Artistes cautioned about promoters
Barbadian entertainers have been put on notice about international promoters who may be looking to book their talents for a steal.
Chief Executive Officer of the Copyright Society of Composers, Authors and Publishers (COSCAP) Erica Smith threw out this caution, especially to emerging artistes, who she said are applying for more travel permits.
“Before, promoters would send the contract, pay a deposit, and that contract would include fees, per diem, accommodation and travel. But what I’ve been told that’s been happening is that, especially around Labour Day, artistes would find themselves going up and then try to get a booking.
“So while I’m heartened to see the younger artistes seeking assistance for work permits, I do have some broader concerns about the number and type of opportunities available. And unless the artiste works with someone who knows to look out for things like per diem and other arrangements, they may not know,” Smith said.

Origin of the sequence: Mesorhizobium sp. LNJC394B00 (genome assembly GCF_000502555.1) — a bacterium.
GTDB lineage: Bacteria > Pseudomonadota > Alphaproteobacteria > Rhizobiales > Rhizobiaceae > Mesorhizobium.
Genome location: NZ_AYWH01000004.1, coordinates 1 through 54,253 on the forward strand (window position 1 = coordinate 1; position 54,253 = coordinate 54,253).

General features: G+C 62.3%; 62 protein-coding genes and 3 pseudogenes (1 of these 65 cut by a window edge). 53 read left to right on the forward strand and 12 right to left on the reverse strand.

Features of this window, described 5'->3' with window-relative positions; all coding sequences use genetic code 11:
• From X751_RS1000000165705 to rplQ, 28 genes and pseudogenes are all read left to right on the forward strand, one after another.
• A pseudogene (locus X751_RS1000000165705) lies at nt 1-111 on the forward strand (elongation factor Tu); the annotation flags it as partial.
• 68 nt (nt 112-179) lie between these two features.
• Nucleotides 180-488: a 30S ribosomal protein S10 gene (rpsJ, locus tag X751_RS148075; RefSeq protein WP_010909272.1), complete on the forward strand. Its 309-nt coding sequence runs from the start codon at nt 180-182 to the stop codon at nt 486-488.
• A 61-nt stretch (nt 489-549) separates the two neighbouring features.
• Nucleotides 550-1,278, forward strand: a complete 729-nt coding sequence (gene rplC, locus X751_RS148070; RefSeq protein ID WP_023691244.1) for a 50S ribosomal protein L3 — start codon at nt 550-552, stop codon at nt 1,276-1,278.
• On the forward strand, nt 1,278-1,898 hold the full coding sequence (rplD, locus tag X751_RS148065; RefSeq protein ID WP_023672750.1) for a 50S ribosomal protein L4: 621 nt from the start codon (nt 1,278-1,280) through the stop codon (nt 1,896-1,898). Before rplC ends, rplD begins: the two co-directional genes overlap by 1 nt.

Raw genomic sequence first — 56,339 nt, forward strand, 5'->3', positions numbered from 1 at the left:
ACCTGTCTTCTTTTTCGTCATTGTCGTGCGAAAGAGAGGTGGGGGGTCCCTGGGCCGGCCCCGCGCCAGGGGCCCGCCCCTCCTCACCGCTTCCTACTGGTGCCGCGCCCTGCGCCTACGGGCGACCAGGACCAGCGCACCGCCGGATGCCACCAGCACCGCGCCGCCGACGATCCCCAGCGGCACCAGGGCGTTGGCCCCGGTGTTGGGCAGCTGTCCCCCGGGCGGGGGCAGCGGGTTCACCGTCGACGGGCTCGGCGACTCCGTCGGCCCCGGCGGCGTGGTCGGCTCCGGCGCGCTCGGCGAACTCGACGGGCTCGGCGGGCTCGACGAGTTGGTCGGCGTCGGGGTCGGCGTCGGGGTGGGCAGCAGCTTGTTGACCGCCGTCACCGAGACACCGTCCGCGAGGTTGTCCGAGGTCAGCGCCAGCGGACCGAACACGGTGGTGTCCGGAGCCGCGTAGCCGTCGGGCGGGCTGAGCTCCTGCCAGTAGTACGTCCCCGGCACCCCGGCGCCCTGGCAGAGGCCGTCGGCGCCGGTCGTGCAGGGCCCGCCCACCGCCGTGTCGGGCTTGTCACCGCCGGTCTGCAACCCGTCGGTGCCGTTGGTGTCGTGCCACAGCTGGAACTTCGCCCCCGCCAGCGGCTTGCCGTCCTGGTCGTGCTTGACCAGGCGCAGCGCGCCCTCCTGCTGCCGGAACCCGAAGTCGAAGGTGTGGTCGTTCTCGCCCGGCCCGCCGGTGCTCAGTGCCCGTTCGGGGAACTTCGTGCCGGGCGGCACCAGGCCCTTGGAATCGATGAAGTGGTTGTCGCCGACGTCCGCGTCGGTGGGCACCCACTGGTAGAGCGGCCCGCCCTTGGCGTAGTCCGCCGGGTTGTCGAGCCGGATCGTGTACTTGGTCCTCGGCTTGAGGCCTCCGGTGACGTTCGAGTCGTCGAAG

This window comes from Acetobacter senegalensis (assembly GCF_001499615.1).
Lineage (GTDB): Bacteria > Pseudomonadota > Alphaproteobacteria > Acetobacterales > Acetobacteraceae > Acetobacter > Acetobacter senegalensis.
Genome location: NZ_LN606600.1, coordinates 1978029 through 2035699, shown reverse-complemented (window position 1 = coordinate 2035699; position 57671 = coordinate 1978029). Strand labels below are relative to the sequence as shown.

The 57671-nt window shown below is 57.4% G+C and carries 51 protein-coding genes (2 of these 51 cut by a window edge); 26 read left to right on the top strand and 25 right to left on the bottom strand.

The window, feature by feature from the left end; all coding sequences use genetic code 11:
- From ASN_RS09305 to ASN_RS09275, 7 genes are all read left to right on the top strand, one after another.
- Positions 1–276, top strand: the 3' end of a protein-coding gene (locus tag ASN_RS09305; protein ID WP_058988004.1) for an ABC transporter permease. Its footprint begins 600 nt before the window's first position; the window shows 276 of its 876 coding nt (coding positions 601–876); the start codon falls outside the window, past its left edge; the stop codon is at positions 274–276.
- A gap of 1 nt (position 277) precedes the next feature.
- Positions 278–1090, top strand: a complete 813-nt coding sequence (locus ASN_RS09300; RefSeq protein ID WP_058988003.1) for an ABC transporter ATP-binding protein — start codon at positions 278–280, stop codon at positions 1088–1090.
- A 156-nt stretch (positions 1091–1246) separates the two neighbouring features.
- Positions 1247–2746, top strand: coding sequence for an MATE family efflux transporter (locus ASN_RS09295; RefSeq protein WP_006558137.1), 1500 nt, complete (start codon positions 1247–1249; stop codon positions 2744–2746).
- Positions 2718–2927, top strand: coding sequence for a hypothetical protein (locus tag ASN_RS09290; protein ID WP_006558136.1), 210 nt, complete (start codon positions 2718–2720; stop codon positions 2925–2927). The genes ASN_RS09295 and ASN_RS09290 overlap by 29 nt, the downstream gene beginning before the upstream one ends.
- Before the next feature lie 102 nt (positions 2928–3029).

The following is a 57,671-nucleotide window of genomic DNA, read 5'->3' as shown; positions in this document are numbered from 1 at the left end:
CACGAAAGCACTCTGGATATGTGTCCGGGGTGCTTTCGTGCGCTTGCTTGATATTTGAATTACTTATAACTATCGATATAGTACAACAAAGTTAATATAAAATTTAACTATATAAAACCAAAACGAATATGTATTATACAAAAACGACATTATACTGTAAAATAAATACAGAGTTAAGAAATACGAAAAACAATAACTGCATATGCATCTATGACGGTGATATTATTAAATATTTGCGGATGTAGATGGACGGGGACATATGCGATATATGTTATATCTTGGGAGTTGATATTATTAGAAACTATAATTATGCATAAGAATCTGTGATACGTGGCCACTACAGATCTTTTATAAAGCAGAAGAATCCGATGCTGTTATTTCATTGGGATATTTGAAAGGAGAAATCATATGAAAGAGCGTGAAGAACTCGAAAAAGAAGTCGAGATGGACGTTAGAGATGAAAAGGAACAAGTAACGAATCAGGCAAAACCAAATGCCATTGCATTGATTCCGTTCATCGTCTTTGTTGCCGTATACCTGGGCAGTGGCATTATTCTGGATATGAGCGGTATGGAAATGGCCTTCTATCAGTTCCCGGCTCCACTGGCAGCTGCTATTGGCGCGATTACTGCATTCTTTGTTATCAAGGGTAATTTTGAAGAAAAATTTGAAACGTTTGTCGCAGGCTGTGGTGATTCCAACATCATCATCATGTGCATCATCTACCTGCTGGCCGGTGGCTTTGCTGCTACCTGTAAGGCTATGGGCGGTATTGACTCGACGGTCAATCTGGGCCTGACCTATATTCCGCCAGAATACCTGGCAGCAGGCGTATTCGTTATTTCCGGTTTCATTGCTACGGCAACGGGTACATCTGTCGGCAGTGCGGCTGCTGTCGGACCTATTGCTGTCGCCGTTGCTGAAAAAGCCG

During the interview with The Nation, she also noted a decline in the number of overseas royalties paid out to local acts. She suggested that this could be due to the decrease in the number of Barbadian promoters.
“If we look at royalty earnings specifically, that money coming in from abroad has declined a fair amount. . . and when you speak to practitioners, there are less live performance opportunities.
“We’ve been told that people are being paid basically the same way and the same rates they were paid in the 1990s, and the fact that there are very few Barbadian promoters in those markets does not help. Before, you had more Barbadian promoters who would actively seek the participation of Barbadian artistes, but this is no longer the case,” Smith said. (TG)